Rock music history is full of fantastic covers of non-rock songs.
Placebo's Running Up That Hill, A Day to Remember's Since You've Been Gone, Thin Lizzy's interpretation of Whiskey in the Jar. These versions have all injected new life into old classics and given the world brand new spins on songs they thought they knew.
But does it ever work the other way around? Can artists of a different kind ever make an impact with a song from the genre?
As it turns out, yes they can.
We've rounded up ten very different variations on some well-known tracks from across the worlds of country, dance, folk, and jazz. Some have stayed relatively faithful to the original versions, whilst some have taken these rock staples and completely transformed them.
Your mileage will vary with these tracks depending on how seriously you take music, but if you're someone who loves to have fun with their favourite style and listen to others play around with it, then you're in for a good time.
If you're a rock purist who would rather die than listen to anything without a guitar solo, then you may struggle.
10. Daniela Andrade - Creep (Originally By Radiohead)
Honduran-Canadian singer-songwriter Daniela Andrade began releasing covers of famous songs on YouTube back in 2008.
Now, over a decade later, she's amassed almost 2 million subscribers on the platform and racked up hundreds of millions of views. She has released three studio albums in that time and her songs have appeared in TV shows like Supergirl, Suits, and The Umbrella Academy.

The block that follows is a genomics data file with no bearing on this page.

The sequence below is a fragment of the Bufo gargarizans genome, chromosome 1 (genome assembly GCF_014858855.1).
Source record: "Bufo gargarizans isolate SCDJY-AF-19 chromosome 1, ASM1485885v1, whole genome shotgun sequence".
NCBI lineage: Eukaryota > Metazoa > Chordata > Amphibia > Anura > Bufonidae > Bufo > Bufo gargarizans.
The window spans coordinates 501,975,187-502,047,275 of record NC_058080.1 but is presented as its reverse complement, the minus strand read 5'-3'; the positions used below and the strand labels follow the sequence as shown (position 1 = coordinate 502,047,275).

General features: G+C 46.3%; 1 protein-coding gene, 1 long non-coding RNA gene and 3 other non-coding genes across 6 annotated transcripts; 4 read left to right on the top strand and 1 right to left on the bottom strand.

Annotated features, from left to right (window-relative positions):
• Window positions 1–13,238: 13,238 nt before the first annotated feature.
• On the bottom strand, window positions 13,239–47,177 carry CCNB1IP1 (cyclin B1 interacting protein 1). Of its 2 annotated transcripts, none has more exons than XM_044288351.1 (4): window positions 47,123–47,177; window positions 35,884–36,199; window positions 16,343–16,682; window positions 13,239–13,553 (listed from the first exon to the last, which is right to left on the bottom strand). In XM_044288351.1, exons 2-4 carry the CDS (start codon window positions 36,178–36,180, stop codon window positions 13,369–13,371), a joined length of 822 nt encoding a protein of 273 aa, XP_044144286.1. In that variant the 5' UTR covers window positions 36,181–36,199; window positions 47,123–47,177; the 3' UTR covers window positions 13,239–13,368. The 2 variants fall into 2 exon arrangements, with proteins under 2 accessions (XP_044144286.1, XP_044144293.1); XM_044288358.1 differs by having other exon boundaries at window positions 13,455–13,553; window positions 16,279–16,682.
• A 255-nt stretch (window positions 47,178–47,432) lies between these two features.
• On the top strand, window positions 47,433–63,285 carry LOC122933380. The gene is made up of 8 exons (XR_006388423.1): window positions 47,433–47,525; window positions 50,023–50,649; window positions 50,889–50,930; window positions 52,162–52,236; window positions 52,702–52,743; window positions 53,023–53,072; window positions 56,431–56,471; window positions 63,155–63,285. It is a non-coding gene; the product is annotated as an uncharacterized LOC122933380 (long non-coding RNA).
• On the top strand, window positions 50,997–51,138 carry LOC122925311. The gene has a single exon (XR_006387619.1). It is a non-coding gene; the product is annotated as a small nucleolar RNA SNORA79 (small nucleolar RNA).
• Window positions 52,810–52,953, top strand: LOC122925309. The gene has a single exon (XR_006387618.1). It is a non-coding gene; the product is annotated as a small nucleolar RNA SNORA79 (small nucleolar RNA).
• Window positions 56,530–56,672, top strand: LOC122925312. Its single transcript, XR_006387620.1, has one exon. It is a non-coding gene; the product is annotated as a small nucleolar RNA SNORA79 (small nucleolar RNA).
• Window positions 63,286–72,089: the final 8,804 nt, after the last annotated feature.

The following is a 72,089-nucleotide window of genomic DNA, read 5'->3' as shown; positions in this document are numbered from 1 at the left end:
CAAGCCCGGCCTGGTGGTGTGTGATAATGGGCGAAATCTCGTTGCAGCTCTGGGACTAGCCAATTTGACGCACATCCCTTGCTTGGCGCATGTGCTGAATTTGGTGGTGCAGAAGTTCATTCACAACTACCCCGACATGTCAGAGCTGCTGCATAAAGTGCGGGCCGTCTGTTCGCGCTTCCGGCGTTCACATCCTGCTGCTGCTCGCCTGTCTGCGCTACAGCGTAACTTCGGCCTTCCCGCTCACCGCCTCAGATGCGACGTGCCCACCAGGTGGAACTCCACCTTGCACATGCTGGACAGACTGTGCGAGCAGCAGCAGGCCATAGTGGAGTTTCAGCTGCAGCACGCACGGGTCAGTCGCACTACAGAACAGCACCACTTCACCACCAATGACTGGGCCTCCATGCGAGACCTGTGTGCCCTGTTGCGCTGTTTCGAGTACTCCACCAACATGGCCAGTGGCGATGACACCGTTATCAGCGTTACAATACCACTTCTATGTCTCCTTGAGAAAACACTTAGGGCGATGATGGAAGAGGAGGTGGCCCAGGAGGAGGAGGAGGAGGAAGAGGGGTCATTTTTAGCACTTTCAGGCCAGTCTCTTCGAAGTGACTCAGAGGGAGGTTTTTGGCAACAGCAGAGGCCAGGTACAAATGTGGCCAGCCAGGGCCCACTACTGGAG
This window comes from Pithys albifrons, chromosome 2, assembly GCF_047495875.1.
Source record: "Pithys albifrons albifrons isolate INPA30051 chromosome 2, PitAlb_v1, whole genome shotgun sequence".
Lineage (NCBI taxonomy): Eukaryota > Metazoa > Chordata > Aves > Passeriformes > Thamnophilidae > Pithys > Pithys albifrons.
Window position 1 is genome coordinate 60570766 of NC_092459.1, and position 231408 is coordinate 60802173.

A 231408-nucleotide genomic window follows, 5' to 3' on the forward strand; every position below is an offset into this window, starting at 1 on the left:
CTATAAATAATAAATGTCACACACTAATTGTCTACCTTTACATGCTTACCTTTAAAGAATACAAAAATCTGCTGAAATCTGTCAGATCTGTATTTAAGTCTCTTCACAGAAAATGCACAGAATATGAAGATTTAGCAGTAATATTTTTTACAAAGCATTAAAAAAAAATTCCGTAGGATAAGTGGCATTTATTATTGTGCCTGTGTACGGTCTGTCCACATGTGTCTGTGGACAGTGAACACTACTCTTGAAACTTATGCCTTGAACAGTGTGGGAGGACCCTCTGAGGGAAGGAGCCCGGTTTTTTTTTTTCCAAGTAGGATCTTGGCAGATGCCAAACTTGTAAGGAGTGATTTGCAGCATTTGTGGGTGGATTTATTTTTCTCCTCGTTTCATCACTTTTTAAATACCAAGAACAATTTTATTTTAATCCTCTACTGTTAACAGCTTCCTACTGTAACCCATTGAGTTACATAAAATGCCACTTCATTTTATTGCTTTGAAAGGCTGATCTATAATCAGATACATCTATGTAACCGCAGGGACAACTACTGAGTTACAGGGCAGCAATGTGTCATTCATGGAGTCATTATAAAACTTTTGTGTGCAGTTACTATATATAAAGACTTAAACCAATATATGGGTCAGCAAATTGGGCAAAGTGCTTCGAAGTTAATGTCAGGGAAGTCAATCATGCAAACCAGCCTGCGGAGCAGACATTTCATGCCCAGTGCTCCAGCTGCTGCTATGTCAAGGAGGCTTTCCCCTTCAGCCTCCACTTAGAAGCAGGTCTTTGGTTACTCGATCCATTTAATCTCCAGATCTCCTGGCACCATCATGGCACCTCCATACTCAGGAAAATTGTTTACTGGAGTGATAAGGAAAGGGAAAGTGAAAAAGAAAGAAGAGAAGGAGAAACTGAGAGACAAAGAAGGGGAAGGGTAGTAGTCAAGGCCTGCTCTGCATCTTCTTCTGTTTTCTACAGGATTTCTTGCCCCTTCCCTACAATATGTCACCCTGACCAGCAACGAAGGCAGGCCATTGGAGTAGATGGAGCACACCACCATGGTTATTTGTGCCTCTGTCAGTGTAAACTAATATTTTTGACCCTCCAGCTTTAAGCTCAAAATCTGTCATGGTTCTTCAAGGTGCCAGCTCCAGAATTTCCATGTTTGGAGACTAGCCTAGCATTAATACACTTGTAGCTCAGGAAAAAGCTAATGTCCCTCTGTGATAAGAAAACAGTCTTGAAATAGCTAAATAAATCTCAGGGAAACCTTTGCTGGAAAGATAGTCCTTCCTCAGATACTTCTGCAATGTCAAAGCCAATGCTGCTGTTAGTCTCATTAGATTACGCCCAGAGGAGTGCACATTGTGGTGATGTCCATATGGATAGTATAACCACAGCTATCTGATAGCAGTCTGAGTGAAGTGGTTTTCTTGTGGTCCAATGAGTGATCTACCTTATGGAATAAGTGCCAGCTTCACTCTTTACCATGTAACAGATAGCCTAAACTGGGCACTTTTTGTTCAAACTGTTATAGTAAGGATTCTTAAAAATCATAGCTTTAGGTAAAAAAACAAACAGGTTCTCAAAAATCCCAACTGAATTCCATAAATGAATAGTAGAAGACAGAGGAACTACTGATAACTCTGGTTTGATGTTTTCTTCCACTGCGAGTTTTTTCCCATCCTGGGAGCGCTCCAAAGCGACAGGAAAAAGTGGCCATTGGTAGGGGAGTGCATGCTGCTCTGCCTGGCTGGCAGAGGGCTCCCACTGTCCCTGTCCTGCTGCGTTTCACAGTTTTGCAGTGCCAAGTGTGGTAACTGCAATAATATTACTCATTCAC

In 2012, as part of a series called the Window Sessions, Andrade posted a version of Radiohead's classic Creep.
Whilst the original song from the band's debut album Pablo Honey is a big, bombastic affair with Thom Yorke belting out the central refrain, Andrade's version is severely scaled back.
With just an acoustic guitar in hand, she gets right to the heart of the track. Lyrics about feeling out of place and wanting to fit in hit so much harder when set against the backdrop of soft acoustic music and the lack of volume does little to lessen the song's impact.
It also helps that Andrade has a stunning voice, contributing to what is a surprisingly effective cover of one of alt-rock's biggest standards.